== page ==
Thanks for the excellent column, Ethan. Framing political satire through the mechanics of personal sharing nicely emphasizes the importance that these videos carry not only in larger ideological terms but in our personal lives as well.
I’m glad that you highlighted the ways in which political similarities and differences between friends can be foregrounded on Facebook. I”ve always known which of my friends I should avoid discussing politics with, lest I become agitated. But when something that they have posted and that I virulently disagree with pops up on my news feed, I often see it before being able to ignore it. In that sense, the ease of political expression on Facebook really does represent the return of the repressed, as it reminds me of the negotiations that I make with a few of my friends while discussing politics (or avoiding the topic altogether) and the ways in which I ignore some of their beliefs simply to get along with them.
Of course, in the case of casual acquaintances and high school classmates that I haven’t seen in years, I have absolutely no trouble simply defriending them and keeping my news feed clear of racist garbage and accusations of “socialism” against Barack Obama. Of course, I’m not sure what that says about me, since I suppose I’m just repressing that stuff all over again…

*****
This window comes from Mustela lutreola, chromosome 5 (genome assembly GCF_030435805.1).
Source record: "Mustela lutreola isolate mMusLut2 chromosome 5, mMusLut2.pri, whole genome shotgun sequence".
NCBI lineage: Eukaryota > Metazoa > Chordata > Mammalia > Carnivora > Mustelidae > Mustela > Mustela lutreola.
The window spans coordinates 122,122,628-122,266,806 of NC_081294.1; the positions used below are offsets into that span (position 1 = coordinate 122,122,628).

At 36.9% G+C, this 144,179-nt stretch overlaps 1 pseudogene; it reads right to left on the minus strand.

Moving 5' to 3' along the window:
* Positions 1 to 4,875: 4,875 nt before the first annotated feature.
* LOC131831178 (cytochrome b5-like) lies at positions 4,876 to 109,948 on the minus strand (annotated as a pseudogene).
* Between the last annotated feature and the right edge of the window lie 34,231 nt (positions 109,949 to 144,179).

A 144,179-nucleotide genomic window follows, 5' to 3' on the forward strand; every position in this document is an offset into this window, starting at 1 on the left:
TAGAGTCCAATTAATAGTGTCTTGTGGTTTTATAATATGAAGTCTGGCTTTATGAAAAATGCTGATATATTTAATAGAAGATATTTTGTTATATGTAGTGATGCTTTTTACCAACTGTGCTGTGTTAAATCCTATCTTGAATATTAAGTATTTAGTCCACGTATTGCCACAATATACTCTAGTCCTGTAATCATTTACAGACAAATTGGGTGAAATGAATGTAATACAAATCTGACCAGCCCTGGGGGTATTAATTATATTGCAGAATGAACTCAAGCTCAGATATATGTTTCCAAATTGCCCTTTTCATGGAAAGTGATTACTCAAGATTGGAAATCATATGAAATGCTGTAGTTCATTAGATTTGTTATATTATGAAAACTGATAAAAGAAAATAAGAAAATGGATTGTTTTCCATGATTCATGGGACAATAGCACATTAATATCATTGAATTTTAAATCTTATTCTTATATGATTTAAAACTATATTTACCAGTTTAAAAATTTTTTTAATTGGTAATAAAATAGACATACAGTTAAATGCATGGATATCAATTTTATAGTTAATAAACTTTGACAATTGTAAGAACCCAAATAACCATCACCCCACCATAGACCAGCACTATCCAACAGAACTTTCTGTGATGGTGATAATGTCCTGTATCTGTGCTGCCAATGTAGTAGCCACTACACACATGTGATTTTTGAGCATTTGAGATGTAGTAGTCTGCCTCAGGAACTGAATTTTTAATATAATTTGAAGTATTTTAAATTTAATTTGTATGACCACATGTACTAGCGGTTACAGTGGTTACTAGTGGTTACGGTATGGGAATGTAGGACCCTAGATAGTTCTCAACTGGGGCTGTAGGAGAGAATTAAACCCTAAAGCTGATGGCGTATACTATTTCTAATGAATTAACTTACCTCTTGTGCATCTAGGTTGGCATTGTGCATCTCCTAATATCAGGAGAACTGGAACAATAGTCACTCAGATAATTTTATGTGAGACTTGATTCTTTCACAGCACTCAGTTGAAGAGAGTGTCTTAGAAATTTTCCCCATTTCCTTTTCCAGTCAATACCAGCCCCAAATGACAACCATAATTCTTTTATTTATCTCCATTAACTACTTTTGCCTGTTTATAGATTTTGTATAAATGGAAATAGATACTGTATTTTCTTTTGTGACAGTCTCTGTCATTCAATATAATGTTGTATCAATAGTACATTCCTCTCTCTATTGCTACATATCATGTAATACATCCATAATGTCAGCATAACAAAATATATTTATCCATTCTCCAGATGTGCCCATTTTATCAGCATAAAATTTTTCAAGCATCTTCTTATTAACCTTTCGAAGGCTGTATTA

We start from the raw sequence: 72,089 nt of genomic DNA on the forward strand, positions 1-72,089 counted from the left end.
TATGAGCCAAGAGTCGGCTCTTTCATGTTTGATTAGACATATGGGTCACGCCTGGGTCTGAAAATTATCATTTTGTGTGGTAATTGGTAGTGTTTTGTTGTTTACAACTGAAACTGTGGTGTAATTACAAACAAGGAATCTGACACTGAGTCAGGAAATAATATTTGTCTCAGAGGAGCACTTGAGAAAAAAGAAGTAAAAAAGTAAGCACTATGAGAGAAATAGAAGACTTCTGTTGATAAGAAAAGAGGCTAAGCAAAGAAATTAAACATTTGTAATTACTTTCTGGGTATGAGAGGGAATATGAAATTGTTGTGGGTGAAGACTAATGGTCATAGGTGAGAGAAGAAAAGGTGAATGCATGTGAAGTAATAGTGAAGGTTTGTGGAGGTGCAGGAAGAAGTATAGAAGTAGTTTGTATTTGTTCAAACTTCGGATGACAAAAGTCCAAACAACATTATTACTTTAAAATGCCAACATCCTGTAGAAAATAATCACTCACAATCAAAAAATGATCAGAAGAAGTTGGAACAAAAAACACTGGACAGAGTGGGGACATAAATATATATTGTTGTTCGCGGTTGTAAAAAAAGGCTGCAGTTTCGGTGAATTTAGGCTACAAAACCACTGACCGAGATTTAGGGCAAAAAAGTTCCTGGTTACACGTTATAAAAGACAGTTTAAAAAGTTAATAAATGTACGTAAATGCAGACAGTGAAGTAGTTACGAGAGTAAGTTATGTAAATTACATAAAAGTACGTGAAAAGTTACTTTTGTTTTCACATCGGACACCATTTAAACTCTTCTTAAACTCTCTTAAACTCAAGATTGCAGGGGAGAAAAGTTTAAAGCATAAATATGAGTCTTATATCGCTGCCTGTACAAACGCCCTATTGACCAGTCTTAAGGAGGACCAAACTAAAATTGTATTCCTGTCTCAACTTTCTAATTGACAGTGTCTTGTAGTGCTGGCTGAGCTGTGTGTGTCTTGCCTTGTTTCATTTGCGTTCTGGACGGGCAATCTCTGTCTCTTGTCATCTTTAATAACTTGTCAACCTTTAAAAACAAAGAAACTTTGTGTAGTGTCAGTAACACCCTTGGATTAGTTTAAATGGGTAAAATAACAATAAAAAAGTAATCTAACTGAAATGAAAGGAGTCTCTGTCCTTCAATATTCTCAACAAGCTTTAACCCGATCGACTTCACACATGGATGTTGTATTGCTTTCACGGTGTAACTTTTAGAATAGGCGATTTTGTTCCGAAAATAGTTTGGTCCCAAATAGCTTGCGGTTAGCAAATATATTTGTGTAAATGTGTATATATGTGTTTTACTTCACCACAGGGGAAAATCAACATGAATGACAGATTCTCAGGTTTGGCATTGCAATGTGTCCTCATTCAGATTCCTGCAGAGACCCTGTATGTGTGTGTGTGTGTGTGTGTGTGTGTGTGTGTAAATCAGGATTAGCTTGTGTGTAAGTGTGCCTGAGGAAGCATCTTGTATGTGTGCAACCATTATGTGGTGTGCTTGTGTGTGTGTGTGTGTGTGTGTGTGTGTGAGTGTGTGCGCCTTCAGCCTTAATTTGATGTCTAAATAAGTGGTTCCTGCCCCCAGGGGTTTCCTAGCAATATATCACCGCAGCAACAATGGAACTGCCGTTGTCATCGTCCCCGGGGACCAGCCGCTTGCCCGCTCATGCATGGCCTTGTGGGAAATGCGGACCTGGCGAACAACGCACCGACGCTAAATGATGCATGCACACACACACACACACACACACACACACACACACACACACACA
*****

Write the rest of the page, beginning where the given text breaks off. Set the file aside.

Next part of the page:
In answer to your last question about people editing their friends list based on objectionable content, I bet that is a fairly rare occurrence–or if it does happen, it probably has more to do with objectionable taste than objectionable politics. For example, I can’t imagine being sent anything that would truly offend me politically (since I would probably hazard that the sender was sharing it out of mutual disgust, incredulity, or outrage); however, if someone kept sending me Dane Cook clips because he truly thought they were hilarious, I may have to reevaluate that friendship. In other words, a survey of my own facebook list would suggest communities of shared taste trump shared political beliefs (even if the two are frequently mapped onto one another). Then again, there are very few people on my list that I haven’t had some form of interpersonal contact with in the past five years or so, suggesting we carry certain taste/politics bubbles with us through real life that pre-filter who we or will not stay in contact with (at least to the extent that one can assume some remnant of a shared “sensibility” or even sense of humor). If, however, a former high school classmate befriended me and then starting posting NRA videos or Heritage foundation lectures (non-ironicallly, of course), then I would have no choice but to cyber-nuke them.